HONOLULU — Thousands gathered Saturday for a sunset memorial service on the beach at Waikiki for legendary Hawaiian crooner Don Ho.
On-hand to help perform the funeral service was Kaua‘i’s own Pastor and Police Commissioner Tom Iannucci, who also went on the boat to spread Ho’s ashes.
Iannucci and his wife, D’Lissa, have been long-time friends of the Ho family and personal friends of Don’s daughter Dondi Ho, a long-time Kaua‘i resident.
The service, which thousands attended, was covered live on KGMB and nationally-covered on TV.
“I basically tried to express how Don Ho was the ambassador of love and acceptance and grace — the epitome of aloha,” Iannucci said. “That he raised his family so well, because he taught his children taught to honor and respect everyone. That everyone is equal.”
Just like they have for decades, the generations of fans — some in electric wheelchairs and others in bikinis — brought flowers and reminisced about the late entertainer’s earlier years.
“I remember my mom would swoon every time she heard him sing. My dad would get so mad,” said Rick Williams, of Visalia, Calif., who was wearing a T-shirt with Ho’s unforgettable smile. “Hawaii was two things back then: Don Ho and Pearl Harbor.”
Ho, known for his catchy signature tune “Tiny Bubbles,” died April 14 of heart failure at age 76.
At an earlier private ceremony on the grounds of the Sheraton Waikiki, guests included politicians, musicians and family members all of whom where dressed in white, except for Ho’s wife, Haumea, who wore a floral orange dress and a maile lei.
Some of his 10 children sang songs during the tearful ceremony. There were also prayers and an Air Force honor guard’s 21-gun salute and presentation of a U.S. flag to the family of Ho, who was a retired Air Force pilot.
After the ceremony Ho’s ashes were taken by a double-hulled canoe about a quarter mile off Waikiki and scattered. The canoe was accompanied by dozens of surfers and a flotilla of other canoes.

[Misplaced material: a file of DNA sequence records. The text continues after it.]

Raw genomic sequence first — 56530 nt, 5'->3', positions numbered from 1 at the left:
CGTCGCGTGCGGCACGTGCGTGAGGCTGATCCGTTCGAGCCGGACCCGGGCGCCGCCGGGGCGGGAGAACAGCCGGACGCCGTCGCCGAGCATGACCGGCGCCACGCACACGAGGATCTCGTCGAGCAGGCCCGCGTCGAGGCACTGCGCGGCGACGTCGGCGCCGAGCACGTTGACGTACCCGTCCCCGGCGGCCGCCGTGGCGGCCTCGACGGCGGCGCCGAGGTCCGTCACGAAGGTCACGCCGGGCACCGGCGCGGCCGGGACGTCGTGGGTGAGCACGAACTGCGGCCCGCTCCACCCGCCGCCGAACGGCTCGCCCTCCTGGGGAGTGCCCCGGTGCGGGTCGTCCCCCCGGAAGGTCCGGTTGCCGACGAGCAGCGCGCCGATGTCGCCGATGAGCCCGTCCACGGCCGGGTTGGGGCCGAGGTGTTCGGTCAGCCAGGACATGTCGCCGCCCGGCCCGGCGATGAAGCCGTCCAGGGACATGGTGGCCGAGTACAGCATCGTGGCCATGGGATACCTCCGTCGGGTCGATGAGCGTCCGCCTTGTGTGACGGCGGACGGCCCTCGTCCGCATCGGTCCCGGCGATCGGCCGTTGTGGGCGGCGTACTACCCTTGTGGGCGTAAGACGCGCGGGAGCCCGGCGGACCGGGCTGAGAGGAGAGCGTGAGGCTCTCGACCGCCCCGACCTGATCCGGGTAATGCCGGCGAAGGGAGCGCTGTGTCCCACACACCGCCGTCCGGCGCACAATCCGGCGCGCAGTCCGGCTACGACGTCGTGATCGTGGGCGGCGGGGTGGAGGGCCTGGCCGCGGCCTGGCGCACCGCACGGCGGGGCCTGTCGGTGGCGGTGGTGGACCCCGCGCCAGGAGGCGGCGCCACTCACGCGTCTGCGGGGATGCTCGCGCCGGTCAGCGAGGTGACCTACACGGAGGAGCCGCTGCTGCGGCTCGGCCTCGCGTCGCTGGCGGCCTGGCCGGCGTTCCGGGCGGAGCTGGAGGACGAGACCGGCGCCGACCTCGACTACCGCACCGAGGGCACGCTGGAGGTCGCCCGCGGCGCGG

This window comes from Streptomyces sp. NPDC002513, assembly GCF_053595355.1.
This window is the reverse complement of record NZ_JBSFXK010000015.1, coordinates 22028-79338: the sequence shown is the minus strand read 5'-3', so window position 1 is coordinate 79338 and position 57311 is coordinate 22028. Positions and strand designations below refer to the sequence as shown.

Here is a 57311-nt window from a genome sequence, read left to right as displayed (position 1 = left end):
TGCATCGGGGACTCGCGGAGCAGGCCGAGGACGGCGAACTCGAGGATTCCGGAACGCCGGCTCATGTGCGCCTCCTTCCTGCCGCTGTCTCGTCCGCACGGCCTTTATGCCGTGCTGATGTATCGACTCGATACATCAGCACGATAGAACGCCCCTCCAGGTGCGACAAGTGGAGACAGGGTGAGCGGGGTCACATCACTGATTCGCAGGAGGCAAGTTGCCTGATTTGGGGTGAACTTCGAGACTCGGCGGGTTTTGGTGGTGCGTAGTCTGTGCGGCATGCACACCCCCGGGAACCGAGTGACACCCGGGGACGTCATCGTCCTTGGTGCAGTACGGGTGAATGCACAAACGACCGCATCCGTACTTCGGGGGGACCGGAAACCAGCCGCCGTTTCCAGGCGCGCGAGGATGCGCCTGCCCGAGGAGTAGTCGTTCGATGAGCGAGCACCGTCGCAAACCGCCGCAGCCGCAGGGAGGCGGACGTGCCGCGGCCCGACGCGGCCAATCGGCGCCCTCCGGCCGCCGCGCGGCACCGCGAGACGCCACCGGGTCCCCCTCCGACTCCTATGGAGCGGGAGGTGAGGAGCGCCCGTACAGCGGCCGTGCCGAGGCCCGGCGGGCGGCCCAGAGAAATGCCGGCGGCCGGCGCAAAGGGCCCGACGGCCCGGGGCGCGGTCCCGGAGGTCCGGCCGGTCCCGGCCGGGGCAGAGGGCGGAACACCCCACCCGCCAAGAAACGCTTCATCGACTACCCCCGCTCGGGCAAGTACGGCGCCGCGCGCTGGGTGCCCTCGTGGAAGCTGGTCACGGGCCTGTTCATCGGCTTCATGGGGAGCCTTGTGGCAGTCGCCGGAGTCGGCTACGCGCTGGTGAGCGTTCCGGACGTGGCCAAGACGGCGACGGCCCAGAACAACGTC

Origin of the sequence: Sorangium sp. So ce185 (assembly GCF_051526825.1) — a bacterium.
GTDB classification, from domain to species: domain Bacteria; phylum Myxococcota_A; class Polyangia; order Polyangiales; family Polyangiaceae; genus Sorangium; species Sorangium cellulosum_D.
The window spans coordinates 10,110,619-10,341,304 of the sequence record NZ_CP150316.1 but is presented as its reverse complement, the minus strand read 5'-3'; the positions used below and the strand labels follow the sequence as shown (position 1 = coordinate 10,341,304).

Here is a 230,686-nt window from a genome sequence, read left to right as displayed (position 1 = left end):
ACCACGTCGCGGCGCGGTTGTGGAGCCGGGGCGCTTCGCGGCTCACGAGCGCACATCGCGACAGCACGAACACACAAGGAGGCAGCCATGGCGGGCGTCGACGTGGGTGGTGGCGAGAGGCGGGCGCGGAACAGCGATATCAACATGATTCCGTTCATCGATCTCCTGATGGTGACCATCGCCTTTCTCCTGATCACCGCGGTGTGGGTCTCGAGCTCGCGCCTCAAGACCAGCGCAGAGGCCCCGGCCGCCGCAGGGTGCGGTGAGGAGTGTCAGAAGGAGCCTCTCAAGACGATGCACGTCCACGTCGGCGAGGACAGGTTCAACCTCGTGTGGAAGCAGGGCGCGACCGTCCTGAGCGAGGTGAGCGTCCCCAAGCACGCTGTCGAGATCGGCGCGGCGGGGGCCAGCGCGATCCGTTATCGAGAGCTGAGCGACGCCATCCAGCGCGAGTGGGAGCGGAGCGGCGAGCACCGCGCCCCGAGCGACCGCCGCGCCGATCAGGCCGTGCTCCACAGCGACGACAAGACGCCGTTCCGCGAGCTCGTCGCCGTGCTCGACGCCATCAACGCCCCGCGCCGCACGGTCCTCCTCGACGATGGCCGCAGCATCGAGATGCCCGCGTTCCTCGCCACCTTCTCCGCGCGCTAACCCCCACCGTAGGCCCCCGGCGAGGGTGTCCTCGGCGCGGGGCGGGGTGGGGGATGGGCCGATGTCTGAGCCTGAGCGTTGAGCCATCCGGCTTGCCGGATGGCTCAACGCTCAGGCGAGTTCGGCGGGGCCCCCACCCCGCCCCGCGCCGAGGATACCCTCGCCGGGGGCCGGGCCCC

Following the private ceremony, several island entertainers were to perform, with one of Ho’s songs, “I’ll Remember You,” sung by his 25-year-old daughter, Hoku.
Fans converged on every open spot of sand in Waikiki Saturday. Waves gently rolled in as Ho’s playful music could be heard coming from several outdoor bars.
Connie Algoflah flew in Thursday from Buckeye, Ariz. just to attend the memorial. She arrived to the balmy beach seven hours before the 5 p.m. tribute, to stake out a front-sand seat.
Algoflah, 43, said she had a huge crush on Ho and used to skip school as a teenager in Oklahoma to watch ”The Don Ho Show.”
“We were extremely poor in this little run-down apartment. He was my escape into something beautiful,” she said.
She finally was able to see him perform live in 1980. She watched his show every night for a week, wearing the same dress and sitting in the same spot — hoping the star would notice her.
And Ho did.
“I got lots of kisses from him,” she said, gushing like a school girl.
So did countless other women.
“He was hot,” said 62-year-old Margo Lynn, sitting on a beach chair under a large umbrella. “Don Ho wasn’t old then. Neither was I.”
Lynn first saw Ho perform in 1968. She was a nurse and would go to Duke’s to watch Ho’s 1 a.m. show and would see many celebrities.
Waikiki was special to Ho, the face and voice of Hawaii to the world for decades.
“Waikiki to me is like a magnet for the world,” Ho said in a 2005 interview with The Associated Press. “Waikiki is a beacon. It’s like a shining light.”
Ho had a breakout year in 1966, when appearances at the Coconut Grove in Hollywood helped him build a mainland following, and the release of “Tiny Bubbles” gave him his greatest recording success.
Soon he was packing places such as the Flamingo Hotel in Las Vegas. Stars including Lucille Ball, Sammy Davis Jr. and Frank Sinatra took in his shows.
Ho also became a TV star, hosting the “The Don Ho Show” on ABC during 1976-77.
Besides “Tiny Bubbles,” his other well-known songs include “With All My Love,” and the “Hawaiian Wedding Song.”
Ho had suffered from heart problems for the past several years, and a pacemaker was implanted last fall. In 2005, he underwent an experimental stem cell procedure on his ailing heart in Thailand.
In one of his first interviews after the procedure, Ho told The AP that he couldn’t wait to get back on stage. And he did, returning on a limited schedule less than two months later.
“A lot of people out there come every year to get their ’Tiny Bubbles’ fix,” he said then. “So as long as they keep coming, I might as well keep doing it.
“I retired about 40 years ago. I’m just having fun.”
• Amanda C. Gregg, assistant editor/staff writer, contributed to this report.